Saturday, 22 September 2012

Holing Up for the Winter

 Great crested and common baby newts at Brown Moss

 Water vole droppings

Blocked up burrow

It's more or less time to say goodbye to the voles for this year - I did spot one briefly this morning, but mostly they're packing away in preparation for the winter. They'll be storing high-calorie tubers and blocking up strategic burrow entrances, as in the photo above. Very little sign of feeding, except for gnawed iris roots, but are still plenty of droppings about, so I know the voles are around.

Looking forward to speaking at Walford College's Bioblitz this afternoon with Rosie Rees and Lorcan Adrian, stressing the importance of reporting sightings and disseminating vole information between various parties - landowners, the EA, the council, water authorities, the WT etc - and also the need to protect wildlife corridors as well as individual colonies themselves. 

Wednesday, 12 September 2012

Water Vole Heroes

I've lately been doing some research for a magazine article, and also for a talk at Walford College's Bioblotz
and it's struck me just how many people are working hard nationwide to save the water vole.

I've lost count of the folk who track and log these animals, who lobby their council planning departments, who travel the country taking wonderful photographs to raise the species' profile. This year I've met up with Richard Steel (link to his website is on the right); with Vicky Nall and team at the Cheshire Wildlife Trust; with Gareth Parry who's studying the effect of carnivores on vole populations; and with John Harding and Rosie Rees who've been putting together a film about water vole behaviour. The Whitchurch Water Vole group led by Malcolm Monie continue to do vital habitat management and survey work, and online I've been following vole news from Views of the Ock (link right) and Jo Cartmell, amongst others. There's a substantial network of men and women doing their best to halt the decline of the species and help build up numbers again.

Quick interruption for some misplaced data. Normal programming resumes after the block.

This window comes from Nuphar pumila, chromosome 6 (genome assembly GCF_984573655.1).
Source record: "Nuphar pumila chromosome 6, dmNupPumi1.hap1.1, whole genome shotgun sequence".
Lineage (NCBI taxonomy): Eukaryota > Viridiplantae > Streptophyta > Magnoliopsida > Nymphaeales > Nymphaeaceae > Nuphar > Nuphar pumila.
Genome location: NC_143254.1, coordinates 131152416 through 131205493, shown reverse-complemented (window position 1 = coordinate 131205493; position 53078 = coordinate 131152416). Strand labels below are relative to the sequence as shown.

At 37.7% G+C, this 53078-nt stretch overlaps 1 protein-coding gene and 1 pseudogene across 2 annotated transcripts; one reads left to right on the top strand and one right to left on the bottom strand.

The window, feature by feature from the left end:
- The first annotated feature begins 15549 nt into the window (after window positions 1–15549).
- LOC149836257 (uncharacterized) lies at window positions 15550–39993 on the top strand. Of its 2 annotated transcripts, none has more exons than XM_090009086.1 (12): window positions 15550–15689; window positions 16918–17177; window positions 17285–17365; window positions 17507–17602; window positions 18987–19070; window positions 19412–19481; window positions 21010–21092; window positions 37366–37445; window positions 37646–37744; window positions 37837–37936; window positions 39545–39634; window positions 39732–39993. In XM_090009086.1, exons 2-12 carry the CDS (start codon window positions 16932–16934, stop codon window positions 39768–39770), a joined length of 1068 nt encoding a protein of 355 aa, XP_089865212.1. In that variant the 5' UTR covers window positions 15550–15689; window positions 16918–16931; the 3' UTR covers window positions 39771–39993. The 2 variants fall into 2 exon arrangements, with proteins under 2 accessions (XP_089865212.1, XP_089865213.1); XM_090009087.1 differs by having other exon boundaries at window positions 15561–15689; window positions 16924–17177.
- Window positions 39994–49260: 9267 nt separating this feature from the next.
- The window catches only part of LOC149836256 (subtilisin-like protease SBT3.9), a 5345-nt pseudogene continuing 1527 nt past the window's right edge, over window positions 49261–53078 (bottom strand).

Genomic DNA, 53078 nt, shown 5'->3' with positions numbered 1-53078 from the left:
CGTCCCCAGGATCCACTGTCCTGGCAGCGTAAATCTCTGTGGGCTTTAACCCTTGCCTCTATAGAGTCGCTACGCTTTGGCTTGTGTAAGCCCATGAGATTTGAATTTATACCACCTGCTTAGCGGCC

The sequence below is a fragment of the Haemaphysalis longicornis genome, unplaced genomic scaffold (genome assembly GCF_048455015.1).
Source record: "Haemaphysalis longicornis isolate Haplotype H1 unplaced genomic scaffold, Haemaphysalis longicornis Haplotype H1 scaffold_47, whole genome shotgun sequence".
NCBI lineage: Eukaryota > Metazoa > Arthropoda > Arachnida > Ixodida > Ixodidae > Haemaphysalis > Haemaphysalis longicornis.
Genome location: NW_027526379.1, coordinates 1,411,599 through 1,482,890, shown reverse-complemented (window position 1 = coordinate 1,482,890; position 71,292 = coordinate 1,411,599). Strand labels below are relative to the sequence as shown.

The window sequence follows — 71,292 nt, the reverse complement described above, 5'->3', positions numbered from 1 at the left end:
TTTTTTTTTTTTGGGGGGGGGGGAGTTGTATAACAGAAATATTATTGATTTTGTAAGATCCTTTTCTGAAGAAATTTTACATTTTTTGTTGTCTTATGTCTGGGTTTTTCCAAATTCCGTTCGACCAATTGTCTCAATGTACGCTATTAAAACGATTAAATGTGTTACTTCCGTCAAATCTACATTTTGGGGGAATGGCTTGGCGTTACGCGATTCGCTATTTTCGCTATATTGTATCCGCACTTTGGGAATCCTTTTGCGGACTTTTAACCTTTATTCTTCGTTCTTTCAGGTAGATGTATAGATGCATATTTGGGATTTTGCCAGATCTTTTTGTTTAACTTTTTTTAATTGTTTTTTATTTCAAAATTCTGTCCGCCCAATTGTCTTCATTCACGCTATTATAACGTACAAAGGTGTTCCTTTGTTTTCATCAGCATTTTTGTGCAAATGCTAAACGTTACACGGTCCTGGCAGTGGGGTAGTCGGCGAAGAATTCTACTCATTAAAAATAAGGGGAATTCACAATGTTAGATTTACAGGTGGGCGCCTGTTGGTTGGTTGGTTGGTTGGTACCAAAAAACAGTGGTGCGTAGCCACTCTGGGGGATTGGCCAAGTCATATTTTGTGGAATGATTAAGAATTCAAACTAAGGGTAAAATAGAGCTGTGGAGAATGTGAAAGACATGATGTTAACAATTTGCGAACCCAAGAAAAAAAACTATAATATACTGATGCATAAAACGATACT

But three people I've come across lately deserve a special mention for the good they do. The first is Rob Strachan, who currently works for the environment agency and co-authored what I believe is the definitive guide to water vole mitigation, The Water Vole Conservation Handbook. He also gives excellent talks and is a mine of information on riparian wildlife generally.

Secondly there's Derek Gow, a man who actually farms water voles: He offers training days to help with issues like translocation when voles need saving from building developments, and he provides voles for release when conservationists are trying to re-stock sites where those animals once were. To say he loves his work would be an understatement.

And lastly, Professor Xavier Lambin of Aberdeen university, who's been in the news this week with his findings of water vole dispersal models: Once again his investigations underline the need to preserve wildlife corridors as well as individual colonies themselves, and avoid habitat fragmentation.

It's good to have so many on the case, volunteers and professionals at all levels. Given the problems water voles face at the moment, they need all the allies as they can get.

Thursday, 6 September 2012

Change of Behaviour with the Seasons